Bush Learning Kurdish As A Second Language?
In late October, the Turkish media went ballistic when President George Bush hosted Iraqi Kurdish leader Massoud Barzani at the Oval Office and referred to him (appropriately) as ‘President of the Kurdish Region.’ It was a coming of age for international recognition of the Kurds; they had come a long way since early 1991 when not even the Iraq Desk officer at State would deign to meet with Jalal Talabani, now President of Iraq and another recent guest of Bush’s. Indeed, times had changed from when Barzani could only travel the world on a Turkish diplomatic passport, rescinded by Ankara a couple of years ago over some provocative statements the Kurd has made about the contested city of Kirkuk.
Well, another milestone that is likely to irk the Turks has also been reached: George Bush hired a Kurdish translator for the White House, a couple of weeks after Barzani’s visit, according to a Kurdish source. The translator, Dr. Ahmed Ferhadi, is an associate professor of Arabic linguistics at New York University, and is expected to be on call for the next three years whenever a Kurdish president is in town. Apparently, what recommended him to the job was his defense of Bush’s pronunciation of the word ‘Abu Ghraib’ (that the Texan mangled into ‘abugah-rayp’), whereby he suggested that this is how Iraqis would pronounce it. Maybe Iraqi Kurds would do just that, since they tend to speak Arabic with a heavy accent.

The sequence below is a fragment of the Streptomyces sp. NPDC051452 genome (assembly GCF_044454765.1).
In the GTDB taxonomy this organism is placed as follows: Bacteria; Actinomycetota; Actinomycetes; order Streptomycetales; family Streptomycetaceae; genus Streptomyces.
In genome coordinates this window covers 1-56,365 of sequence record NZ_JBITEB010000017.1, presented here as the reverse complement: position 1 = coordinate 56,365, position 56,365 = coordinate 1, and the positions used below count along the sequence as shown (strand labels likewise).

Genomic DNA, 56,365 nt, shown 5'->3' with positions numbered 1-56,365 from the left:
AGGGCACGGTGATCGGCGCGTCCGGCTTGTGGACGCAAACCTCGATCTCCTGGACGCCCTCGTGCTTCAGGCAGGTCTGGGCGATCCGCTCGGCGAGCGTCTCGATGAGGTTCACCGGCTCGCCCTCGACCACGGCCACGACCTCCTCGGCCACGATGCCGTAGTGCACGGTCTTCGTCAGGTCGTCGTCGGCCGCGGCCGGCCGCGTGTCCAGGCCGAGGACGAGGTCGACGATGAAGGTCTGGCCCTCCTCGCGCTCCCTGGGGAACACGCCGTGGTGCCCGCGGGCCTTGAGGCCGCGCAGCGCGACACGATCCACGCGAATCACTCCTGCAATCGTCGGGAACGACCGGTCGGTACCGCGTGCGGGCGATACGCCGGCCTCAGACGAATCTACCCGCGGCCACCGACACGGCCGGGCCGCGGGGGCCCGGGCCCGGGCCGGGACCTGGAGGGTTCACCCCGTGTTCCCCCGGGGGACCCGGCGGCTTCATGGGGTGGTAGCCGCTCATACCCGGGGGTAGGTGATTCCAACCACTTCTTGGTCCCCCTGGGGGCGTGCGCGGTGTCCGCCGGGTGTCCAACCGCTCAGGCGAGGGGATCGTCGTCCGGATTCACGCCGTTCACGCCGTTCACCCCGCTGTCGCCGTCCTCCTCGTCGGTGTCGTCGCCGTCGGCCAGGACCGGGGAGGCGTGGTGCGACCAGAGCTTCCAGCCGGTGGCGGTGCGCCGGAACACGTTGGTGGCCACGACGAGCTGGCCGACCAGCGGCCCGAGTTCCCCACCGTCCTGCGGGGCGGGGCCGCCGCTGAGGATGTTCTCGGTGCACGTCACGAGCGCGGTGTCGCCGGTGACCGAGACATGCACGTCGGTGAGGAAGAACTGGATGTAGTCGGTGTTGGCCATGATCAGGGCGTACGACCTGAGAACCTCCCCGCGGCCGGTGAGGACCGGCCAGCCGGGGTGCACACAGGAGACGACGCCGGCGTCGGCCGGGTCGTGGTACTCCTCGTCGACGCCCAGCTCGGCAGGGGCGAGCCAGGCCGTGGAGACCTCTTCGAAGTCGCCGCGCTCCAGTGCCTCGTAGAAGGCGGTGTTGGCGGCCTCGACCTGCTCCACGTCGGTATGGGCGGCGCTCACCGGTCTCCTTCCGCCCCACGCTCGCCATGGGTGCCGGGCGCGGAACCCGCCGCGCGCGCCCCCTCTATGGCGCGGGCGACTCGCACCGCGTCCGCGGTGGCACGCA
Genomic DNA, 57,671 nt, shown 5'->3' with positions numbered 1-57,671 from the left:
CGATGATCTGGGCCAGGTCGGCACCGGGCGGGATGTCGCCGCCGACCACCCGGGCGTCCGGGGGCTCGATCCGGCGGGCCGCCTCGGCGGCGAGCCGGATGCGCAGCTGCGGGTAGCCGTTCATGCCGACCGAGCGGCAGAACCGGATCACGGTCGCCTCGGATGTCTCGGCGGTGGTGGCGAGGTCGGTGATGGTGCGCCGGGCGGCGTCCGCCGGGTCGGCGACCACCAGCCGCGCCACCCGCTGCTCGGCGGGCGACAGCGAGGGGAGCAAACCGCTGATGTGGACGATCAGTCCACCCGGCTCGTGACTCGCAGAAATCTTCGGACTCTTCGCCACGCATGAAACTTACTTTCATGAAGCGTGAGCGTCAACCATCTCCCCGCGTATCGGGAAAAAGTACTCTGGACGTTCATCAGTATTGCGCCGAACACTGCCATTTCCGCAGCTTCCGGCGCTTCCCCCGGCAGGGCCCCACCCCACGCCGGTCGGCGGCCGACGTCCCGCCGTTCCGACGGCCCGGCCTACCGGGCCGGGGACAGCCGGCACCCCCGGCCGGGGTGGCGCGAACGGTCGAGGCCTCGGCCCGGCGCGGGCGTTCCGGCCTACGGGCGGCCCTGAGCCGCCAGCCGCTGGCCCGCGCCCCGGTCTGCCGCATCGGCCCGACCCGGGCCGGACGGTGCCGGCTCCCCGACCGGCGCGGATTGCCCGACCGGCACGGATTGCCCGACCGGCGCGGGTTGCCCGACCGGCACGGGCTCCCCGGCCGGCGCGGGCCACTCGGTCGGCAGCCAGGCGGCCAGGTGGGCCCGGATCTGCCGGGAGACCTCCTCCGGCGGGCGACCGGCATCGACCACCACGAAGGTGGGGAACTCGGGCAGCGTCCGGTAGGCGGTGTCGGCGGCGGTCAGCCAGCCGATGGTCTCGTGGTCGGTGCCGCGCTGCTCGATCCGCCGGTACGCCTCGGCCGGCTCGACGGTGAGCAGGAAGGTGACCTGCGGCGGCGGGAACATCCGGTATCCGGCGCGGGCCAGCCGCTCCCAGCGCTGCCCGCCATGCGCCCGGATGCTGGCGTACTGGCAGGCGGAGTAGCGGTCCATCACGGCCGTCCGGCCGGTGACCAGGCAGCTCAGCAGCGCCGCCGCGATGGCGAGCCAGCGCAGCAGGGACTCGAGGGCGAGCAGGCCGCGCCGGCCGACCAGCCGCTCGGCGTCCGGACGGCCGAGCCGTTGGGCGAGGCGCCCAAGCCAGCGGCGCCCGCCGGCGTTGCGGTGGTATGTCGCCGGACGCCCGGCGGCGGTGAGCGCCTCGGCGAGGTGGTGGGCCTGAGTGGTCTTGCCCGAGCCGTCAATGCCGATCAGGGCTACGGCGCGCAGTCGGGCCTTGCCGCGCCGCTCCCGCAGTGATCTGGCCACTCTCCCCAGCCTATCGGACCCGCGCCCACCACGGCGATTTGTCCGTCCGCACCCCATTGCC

So, the author of a book titled “Kurdish Liberation Movements” (Palgrave, 2003) now has the ear of the president, literally. This is just the kind of thing that would freak-out the ever-jittery Turks. Maybe a sequel to “Metal Storm” is in the offing.